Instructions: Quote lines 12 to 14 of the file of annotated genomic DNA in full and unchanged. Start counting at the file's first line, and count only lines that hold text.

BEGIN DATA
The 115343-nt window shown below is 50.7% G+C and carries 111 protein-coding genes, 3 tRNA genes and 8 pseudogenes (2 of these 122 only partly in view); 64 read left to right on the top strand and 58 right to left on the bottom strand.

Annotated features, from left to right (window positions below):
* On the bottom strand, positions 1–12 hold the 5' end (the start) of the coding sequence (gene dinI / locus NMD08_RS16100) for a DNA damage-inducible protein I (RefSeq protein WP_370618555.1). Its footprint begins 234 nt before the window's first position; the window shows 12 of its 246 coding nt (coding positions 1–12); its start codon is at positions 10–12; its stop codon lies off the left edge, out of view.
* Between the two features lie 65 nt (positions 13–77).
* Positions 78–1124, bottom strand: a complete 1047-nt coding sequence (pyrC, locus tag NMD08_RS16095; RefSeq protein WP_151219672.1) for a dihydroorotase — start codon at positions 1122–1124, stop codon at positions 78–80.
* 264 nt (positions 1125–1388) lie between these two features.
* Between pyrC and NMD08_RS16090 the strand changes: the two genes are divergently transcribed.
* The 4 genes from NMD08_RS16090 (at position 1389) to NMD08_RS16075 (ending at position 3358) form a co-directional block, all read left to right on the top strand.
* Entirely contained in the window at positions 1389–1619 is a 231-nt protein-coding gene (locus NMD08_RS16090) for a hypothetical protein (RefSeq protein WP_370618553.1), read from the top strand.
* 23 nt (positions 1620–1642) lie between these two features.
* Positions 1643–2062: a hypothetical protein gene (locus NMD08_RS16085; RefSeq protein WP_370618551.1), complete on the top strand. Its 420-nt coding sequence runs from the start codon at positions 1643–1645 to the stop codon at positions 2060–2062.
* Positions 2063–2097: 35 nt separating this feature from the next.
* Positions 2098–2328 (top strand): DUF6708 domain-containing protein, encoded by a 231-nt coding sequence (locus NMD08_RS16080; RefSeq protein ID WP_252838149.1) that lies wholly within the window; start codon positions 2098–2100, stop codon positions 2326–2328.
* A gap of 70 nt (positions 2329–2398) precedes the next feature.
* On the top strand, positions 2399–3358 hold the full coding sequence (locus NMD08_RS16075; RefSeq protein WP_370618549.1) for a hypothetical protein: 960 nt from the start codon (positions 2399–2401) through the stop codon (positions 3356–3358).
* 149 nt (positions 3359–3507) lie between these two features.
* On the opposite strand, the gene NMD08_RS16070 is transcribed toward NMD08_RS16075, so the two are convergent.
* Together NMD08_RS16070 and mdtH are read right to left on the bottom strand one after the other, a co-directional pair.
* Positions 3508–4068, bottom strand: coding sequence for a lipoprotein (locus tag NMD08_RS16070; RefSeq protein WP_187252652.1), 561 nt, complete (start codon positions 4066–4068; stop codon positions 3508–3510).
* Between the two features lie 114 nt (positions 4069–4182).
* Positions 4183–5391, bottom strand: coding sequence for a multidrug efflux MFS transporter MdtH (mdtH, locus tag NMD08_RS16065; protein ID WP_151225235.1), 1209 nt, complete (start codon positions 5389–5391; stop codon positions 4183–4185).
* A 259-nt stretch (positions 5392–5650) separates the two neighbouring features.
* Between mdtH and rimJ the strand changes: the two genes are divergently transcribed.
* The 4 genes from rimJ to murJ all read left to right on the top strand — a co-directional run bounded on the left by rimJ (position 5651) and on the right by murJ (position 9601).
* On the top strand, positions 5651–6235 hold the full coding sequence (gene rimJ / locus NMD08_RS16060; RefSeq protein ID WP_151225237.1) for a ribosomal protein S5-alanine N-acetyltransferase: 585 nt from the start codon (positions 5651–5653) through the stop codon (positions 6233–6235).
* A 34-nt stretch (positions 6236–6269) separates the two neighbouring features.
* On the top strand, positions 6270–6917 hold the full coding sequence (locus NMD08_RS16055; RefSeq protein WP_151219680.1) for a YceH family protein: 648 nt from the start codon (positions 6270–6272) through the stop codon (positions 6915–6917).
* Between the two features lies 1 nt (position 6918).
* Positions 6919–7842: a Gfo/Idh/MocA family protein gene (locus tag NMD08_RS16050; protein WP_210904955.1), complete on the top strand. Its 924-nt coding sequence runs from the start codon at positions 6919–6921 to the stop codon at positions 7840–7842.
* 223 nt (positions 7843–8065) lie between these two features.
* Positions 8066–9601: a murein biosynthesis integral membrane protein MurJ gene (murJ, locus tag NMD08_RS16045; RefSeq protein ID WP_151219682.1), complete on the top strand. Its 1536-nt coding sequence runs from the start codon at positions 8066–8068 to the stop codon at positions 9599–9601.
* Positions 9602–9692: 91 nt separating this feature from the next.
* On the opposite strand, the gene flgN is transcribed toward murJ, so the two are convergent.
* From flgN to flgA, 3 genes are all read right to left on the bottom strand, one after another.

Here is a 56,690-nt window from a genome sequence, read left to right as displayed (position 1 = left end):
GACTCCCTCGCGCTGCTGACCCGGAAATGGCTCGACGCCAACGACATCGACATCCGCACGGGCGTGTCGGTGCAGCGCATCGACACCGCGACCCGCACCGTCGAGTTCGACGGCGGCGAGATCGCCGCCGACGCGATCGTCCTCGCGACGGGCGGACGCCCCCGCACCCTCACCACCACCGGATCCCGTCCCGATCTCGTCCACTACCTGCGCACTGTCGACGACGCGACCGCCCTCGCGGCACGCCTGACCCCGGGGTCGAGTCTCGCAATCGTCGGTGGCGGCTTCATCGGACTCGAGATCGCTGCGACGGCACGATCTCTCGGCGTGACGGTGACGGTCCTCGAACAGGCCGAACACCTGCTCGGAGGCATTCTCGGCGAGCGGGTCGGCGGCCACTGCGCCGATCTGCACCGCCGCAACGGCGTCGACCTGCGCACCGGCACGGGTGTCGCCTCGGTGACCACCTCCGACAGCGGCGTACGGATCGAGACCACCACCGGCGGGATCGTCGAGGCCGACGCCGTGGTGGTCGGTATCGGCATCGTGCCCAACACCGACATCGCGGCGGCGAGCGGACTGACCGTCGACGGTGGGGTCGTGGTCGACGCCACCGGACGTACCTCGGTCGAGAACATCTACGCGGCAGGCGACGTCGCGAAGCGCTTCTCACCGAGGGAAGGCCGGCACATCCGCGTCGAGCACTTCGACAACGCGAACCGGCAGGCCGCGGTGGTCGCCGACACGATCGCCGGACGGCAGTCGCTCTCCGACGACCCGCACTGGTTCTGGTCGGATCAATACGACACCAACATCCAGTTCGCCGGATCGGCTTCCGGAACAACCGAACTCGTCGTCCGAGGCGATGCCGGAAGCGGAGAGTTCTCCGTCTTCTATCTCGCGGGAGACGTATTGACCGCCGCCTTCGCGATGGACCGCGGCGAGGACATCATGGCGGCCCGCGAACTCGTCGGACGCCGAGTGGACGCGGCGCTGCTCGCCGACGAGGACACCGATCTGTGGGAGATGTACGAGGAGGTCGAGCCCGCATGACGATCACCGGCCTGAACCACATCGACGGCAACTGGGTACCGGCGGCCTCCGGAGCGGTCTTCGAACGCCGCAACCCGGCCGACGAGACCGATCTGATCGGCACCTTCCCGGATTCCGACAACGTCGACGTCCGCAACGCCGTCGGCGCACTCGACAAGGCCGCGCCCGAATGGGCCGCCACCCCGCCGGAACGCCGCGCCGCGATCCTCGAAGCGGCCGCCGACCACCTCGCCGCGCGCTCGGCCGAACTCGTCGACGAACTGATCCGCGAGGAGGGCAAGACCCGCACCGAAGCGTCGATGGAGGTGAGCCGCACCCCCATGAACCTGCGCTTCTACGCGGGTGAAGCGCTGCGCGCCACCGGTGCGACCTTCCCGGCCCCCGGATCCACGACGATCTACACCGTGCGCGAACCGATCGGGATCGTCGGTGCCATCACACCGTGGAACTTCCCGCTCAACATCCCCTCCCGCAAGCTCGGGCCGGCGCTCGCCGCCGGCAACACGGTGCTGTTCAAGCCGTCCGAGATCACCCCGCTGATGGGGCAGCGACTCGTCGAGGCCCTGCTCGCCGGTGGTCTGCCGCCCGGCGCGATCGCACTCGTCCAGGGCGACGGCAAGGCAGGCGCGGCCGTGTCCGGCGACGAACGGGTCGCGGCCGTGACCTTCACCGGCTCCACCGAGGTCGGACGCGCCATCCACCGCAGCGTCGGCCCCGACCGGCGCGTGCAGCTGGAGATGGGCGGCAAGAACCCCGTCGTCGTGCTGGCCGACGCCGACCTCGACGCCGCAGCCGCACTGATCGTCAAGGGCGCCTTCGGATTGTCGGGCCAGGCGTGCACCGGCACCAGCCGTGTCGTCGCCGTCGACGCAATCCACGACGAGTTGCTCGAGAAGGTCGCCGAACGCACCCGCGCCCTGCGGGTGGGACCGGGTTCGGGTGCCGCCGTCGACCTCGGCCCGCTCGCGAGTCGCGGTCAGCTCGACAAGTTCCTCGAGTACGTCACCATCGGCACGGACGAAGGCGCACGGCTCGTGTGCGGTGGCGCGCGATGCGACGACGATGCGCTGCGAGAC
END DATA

* Positions 2063–2097: 35 nt separating this feature from the next.
* Positions 2098–2328 (top strand): DUF6708 domain-containing protein, encoded by a 231-nt coding sequence (locus NMD08_RS16080; RefSeq protein ID WP_252838149.1) that lies wholly within the window; start codon positions 2098–2100, stop codon positions 2326–2328.
* A gap of 70 nt (positions 2329–2398) precedes the next feature.